Tuesday, November 15, 2011

Review - Sonic Generations

Sonic The Hedgehog has been one of gaming’s most recognisable faces since his debut twenty years ago. His “way past cool” attitude and insatiable need for speed has earned the love of millions worldwide, and his fanbase has remained loyal through good times and bad – unfortunately, bad times have been dangerously abundant in recent years for the blue blur. A series of mediocre titles may have tarnished Sonic’s legacy somewhat, but Sega is striving to repair the damage by literally taking the series back to its glory days with Sonic Generations.

Survivors of Sonic The Hedgehog 2006 will be glad to learn that Sonic Generations is light on the story. Sonic’s [presumably 20th] birthday party is interrupted by a giant shadowy monster, which abducts all his friends and drops him in a timeless void alongside himself from the past.  This past version of Sonic is a perfect recreation of how the hero actually was in the early games, and the two heroes take a trip through memory lane to save their chums and defeat the evil beast. The story is little more than an excuse to put two generations of Sonic in as many games’ levels as possible, and is told through short cut-scenes that are thankfully light on dialogue.

The real premise of the game, then, is to retread Sonic’s storied history from both a modern and classic perspective: each major Sonic game is represented by a single stage, which can be played as if it were lifted from the Mega Drive, or plucked from a current-gen release. The choice of stages is excellent, and every act is expertly constructed to evoke as much nostalgia as possible – from the rolling Green Hills to the truck chase of City Escape. It is especially exciting to play stages from the “other” perspective; to see how the classic Chemical Plant might look today, or how Planet Wisp might have been on the Mega Drive. The entire experience leaves you hankering for more and imagining how any other stages might be reinterpreted. Interestingly, not a single one of Sonic’s handheld releases is represented, nor is the recent Sonic The Hedgehog 4, but the game is nine stages strong and bursting with content.

City Escape's truck chase is pretty tough for classic Sonic. Must be those stubby legs.

Sonic Generations boasts an impressive sense of speed while staying true to Sonic’s legitimate platforming roots. Every act is constructed along multiple separate routes, rewarding multiple playthroughs with unique scenery, faster run times and hidden Red Star Rings (which unlock bonus concept art and music tracks). This does mean, however, that a certain amount of trial-and-error is required in order to make the speediest run through a level as possible: alternate pathways can whizz by so fast that you will definitely miss them unless you know exactly when and where to jump. There are plenty of times, however, when the game slows down and puts your skills to the test. It is these sections perhaps more than any other that make the game feel truly “Sonic”: bouncing off enemies up to higher platforms, making leaps of faith above bottomless pits, and timing your run underneath a falling bed of spikes.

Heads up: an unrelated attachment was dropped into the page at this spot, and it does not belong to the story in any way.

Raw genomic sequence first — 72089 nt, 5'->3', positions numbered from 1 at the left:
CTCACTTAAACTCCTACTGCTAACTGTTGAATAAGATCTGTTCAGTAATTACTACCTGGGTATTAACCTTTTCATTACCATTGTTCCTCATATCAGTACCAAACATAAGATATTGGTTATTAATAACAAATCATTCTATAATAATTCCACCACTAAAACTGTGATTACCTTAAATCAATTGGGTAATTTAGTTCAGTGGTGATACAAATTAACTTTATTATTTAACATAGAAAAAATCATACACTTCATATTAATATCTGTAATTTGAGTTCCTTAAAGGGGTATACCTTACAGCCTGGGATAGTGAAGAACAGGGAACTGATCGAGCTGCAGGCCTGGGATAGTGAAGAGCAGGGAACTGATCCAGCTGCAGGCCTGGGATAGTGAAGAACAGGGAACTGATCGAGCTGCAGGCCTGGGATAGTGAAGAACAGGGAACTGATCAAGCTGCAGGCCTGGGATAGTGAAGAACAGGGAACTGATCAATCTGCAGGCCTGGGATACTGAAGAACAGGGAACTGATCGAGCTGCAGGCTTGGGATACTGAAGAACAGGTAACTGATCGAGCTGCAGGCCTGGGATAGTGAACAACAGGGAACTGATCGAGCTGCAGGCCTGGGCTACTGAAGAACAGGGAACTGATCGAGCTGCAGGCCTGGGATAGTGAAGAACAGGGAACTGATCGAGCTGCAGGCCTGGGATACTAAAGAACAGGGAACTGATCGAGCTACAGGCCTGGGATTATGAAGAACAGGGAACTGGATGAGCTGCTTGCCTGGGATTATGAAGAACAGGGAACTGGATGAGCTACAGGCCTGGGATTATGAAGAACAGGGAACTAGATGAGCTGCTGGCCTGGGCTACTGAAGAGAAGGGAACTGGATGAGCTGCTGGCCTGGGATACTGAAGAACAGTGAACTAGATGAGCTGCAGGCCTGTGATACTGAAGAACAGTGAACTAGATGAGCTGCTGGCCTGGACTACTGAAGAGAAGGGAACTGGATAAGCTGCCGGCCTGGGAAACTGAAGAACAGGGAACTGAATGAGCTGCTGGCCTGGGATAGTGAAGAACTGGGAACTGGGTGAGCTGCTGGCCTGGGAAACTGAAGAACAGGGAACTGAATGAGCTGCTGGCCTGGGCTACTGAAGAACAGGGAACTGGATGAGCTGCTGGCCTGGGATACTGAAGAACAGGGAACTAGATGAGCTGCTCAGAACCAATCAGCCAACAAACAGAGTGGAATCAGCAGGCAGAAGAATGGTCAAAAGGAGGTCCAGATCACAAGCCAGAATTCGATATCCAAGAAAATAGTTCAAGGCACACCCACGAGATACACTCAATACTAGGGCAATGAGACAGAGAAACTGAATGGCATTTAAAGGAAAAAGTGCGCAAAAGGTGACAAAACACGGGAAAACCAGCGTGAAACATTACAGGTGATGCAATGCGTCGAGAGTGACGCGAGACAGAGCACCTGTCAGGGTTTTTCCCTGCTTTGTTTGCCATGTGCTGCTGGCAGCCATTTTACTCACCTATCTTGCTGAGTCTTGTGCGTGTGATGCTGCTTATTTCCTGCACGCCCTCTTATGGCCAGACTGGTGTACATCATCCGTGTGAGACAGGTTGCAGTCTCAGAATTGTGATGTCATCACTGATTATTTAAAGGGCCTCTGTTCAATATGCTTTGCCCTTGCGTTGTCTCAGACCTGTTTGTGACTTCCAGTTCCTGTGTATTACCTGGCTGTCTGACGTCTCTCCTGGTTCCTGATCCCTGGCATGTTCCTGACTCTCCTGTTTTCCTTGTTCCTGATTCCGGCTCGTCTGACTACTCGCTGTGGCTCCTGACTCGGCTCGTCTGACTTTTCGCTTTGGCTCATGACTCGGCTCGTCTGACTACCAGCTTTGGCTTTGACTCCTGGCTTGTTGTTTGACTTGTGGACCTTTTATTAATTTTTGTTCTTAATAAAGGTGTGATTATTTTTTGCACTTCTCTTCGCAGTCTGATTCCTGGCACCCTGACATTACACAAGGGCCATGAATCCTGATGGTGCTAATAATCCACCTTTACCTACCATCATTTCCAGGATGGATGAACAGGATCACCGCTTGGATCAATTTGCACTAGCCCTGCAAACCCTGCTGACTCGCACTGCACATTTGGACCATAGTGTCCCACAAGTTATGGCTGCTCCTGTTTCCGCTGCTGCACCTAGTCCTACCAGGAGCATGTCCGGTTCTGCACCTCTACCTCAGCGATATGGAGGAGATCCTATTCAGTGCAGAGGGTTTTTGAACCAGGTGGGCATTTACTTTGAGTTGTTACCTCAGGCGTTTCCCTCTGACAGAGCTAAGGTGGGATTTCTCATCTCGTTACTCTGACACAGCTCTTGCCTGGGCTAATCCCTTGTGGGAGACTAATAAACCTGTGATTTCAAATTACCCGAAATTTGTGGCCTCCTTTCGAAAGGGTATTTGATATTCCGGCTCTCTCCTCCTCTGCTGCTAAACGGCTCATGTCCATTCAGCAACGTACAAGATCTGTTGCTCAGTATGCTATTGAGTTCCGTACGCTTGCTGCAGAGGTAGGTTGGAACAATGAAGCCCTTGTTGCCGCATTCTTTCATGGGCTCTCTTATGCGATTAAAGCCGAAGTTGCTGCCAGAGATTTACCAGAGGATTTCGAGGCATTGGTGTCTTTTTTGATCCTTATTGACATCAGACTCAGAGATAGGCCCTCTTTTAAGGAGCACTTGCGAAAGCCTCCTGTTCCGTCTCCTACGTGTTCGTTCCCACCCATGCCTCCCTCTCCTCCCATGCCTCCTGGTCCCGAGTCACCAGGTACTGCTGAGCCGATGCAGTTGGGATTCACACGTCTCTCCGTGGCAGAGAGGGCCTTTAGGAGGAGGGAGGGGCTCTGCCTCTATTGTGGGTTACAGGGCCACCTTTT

In addition to the standard levels available, there are also a plethora of bonus challenge stages; uniquely designed snippets of the stage designed with a certain goal in mind; be it surviving a bomb-ridden environment with only one ring, or racing one of Sonic’s friends to the finish. These challenge stages are plentiful and do well to squeeze a little extra juice from the stages, or showcase some of Sonic’s abilities. They are all practically optional, but at least one from each stage must be cleared in order to reach the next boss.

Not exactly a fair race, but whatever.

The bosses themselves are a surprising low point of the game. There is one mini-boss (a running battle with one of Sonic’s many rivals) and one main boss for every three stages. Considering Sonic games usually feature a boss at the end of every stage, this is disappointing – and as the bosses are fought separately from the stages, they feel disjointed and tacked-on. This also means that a lot of fan-favourite bosses are left out, such as Dr. Robotnik’s iconic ball-and-chain flying machine. The bosses also suffer from being too formulaic – with so few of them, you might expect them to be extravagant, flashy challenges, but instead they are simple rinse-and-repeat affairs. This would be fine if there were more of them, but the end result is a series of forgettable encounters that are downbeat and muted in comparison to the rest of the game.

Spoilers: you make Shadow eat his words.

Graphically, Sonic Generations is a masterpiece. Every stage is lavishly colourful and exploding with energy; Sonic runs, spins and grinds his way through the perfectly crisp environments and the modern acts in particular are designed with extravagant set-pieces in mind, whisking you through the world in a sparkling blaze of glory. The sound design, too, is spot-on. Expertly remixed stage music sets the perfect backdrop for a high-octane ride through Sonic’s history, and you can change the music to any of the songs you have unlocked, from classic 16-bit tunes to wailing Crush 40 anthems.

Sonic Generations is a superbly crafted retrospective of the fastest thing alive’s historic career. The game is presented with such enthusiasm and so much love for the blue hedgehog that it almost makes you forget his past blunders entirely. Beneath the exterior nostalgia rush lies a genuinely fun game – Sonic hasn’t been this good in years.

Phil thought this game was...

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